Liminal Spaces for Desettlement: “The Orchard”

The Making of THE ORCHARD Virtual Experience from Igor Golyak on Vimeo.

Presented by Arlekin Players Theatre & (zero-G) Lab
Conceived, adapted, and directed by Igor Golyak
Based on The Cherry Orchard by Anton Chekhov, as translated by Carol Rocamora 
With new material by Igor Golyak 
Robotics designed by Tom Sepe
Music composition by Jakov Jakoulov
Emerging technologies design by Adam Paikowsky
American Sign Language direction by Seth Gore
Translations by Carol Rocamora
Full creative crew credits are HERE
Featuring Jessica Hecht, Juliet Brett, Darya Denisova, Elise Kibler, John McGinty, Nael Nacer, Mark Nelson & Ilia Volok
Mikhail Baryshnikov as Anton Chekhov and Firs

June 16 – July 3, 2022
The Orchard is a hybrid piece of theater and can be seen in two formats:
Live & In-Person
Baryshnikov Arts Center, NYC
&
Virtual Experience, Online
(zero-G) Lab

The show runs just under 2 hours, with no intermission.

Review by Kitty Drexel

This review is of the virtual performance of The Orchard on Tuesday, June 14, 2022.

New York & Online — The Arlekin Players are no strangers to the digital theatre. Their productions of chekhovOS / an experimental game/, Witness, and State vs. Natasha Banina were wildly successful. chekhovOS / an experimental game/ and Witness were both live and audience-interactive in ways that the theatre community hadn’t seen before. These shows navigated the new frontier of digital theatre by showing artists and audiences what is possible. 

They were also super cool to watch. 

So, it is with great regret that I say Arlekin Players’ The Orchard doesn’t work. 

Yet. 

The Orchard will work. It needs more time for workshopping, for artistic gestation. It has all the necessary elements for brilliance such as an excellent cast and ingenious creative design. The combined elements need more balancing, more tweaking. Such tweaking will only come with time and rehearsals. So many simultaneous in-person and online technical rehearsals.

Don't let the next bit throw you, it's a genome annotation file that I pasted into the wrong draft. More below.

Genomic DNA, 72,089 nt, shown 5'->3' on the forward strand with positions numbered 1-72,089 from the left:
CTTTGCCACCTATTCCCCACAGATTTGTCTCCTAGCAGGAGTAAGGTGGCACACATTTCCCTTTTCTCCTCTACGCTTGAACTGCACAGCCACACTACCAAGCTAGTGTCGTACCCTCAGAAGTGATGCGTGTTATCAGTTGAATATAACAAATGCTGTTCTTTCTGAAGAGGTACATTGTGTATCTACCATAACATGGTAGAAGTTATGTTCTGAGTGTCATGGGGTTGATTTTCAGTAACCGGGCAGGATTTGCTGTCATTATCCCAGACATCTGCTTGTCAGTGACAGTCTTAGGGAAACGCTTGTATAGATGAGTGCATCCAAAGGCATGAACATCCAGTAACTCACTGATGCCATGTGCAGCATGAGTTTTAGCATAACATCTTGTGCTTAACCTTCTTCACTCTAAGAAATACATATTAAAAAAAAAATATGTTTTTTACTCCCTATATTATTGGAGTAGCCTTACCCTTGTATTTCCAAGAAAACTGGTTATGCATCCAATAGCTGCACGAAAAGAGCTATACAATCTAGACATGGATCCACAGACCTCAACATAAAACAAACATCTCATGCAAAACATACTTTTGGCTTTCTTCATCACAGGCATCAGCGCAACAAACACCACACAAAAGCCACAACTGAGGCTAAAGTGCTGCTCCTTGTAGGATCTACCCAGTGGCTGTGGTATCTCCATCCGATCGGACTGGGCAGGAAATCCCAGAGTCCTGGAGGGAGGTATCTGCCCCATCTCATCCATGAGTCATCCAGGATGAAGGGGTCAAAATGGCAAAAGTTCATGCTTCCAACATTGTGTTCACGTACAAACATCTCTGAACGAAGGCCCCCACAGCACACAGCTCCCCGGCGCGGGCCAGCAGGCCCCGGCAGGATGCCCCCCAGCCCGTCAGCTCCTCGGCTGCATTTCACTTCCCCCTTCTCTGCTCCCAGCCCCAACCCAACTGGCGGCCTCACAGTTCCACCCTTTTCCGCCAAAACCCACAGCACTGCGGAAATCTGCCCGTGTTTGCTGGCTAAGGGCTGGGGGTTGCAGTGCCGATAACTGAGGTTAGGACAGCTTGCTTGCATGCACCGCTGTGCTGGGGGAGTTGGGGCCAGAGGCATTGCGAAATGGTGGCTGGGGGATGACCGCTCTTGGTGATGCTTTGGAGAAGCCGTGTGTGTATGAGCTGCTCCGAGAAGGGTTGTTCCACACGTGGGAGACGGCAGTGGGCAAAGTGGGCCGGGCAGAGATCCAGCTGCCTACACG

The Orchard says on its website, it’s “a journey through a beautifully rendered, three-dimensional virtual property that has been abandoned and is in foreclosure.” There, Audiences explore magical rooms in the online building where they “uncover echoes of a past life, now lost, including Chekhov’s letters, memories, and ultimately the play, live, in progress at the Baryshnikov Arts Center.” 

Our audience had approximately 15 minutes to play in the online forum. It wasn’t enough time. There was too much online content, and too many videos. I got as far as the room with Chekhov videos. Someone in the chat mentioned a room with a train. There was more and the online audience wasn’t allotted enough time to see it all. Either pare it down or give the audience time to view the content after the show. 

Ronin the Robot and a wee four-legged robot resembling a Boston Dynamics dog added elements of whimsy and perspective to The Orchard. Ronin served coffee and stood in for a beloved bookshelf which was fun. These acts are aside from the point of featuring a steeply expensive, massive factory production arm in one’s production. 

Ronin is vaguely reminiscent of Hal from 2001: A Space Odyssey if Hal was neutered of personality and rendered voiceless. The Cherry Orchard is about the Gayevs’ choices. Ronin can only show us what he’s told to show us. We don’t know if he has any choice in the matter.

A screenshot from the production. Supertitles are sometimes part of the production. Bottom, center of the image are two buttons for switching between the main feed and Ronin the Robot.

The audience was invited to toggle between the Ronin and the main feed from a streaming camera capturing the live, in-person production performed at the Baryshnikov Arts Center in New York. Ronin’s camera was often pointed at a blank space that caught the dramatic poignancy of nothing.

The robot dog was perfect. No notes. 

The Orchard is performed in English, Russian, French, and American Sign Language. Sometimes it is translated into English supertitles. Sometimes it isn’t. The experience of misunderstanding or not understanding the text is intentional. The Orchard exists in a liminal space so we can understand the characters’ desettlement.

Good art can require more time (and budget) than is available. Even when a production is professional and off-Broadway, what we see on the stage might not be the final product. The Orchard is one of those productions. Should an audience member not find the immediate satisfaction from the online performance of The Orchard as is, please be patient. Arlekin Players is working on it. 

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